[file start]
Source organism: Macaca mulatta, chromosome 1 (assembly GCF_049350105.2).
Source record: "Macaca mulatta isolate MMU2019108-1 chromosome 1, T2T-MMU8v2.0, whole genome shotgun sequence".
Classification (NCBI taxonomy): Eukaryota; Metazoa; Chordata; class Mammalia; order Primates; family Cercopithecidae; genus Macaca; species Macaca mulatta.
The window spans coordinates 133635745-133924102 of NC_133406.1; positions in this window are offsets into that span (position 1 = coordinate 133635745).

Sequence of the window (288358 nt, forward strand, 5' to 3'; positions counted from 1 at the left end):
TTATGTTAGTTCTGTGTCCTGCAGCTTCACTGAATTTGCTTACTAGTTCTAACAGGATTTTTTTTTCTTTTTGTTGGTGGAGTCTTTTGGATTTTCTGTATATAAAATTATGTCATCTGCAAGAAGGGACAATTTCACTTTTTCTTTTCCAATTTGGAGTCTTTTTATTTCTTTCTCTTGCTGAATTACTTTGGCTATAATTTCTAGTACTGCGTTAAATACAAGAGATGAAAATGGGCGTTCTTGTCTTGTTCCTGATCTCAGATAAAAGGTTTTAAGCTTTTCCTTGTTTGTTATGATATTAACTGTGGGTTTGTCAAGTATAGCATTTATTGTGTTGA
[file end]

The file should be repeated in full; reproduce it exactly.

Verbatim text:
Source organism: Macaca mulatta, chromosome 1 (assembly GCF_049350105.2).
Source record: "Macaca mulatta isolate MMU2019108-1 chromosome 1, T2T-MMU8v2.0, whole genome shotgun sequence".
Classification (NCBI taxonomy): Eukaryota; Metazoa; Chordata; class Mammalia; order Primates; family Cercopithecidae; genus Macaca; species Macaca mulatta.
The window spans coordinates 133635745-133924102 of NC_133406.1; positions in this window are offsets into that span (position 1 = coordinate 133635745).

Sequence of the window (288358 nt, forward strand, 5' to 3'; positions counted from 1 at the left end):
TTATGTTAGTTCTGTGTCCTGCAGCTTCACTGAATTTGCTTACTAGTTCTAACAGGATTTTTTTTTCTTTTTGTTGGTGGAGTCTTTTGGATTTTCTGTATATAAAATTATGTCATCTGCAAGAAGGGACAATTTCACTTTTTCTTTTCCAATTTGGAGTCTTTTTATTTCTTTCTCTTGCTGAATTACTTTGGCTATAATTTCTAGTACTGCGTTAAATACAAGAGATGAAAATGGGCGTTCTTGTCTTGTTCCTGATCTCAGATAAAAGGTTTTAAGCTTTTCCTTGTTTGTTATGATATTAACTGTGGGTTTGTCAAGTATAGCATTTATTGTGTTGA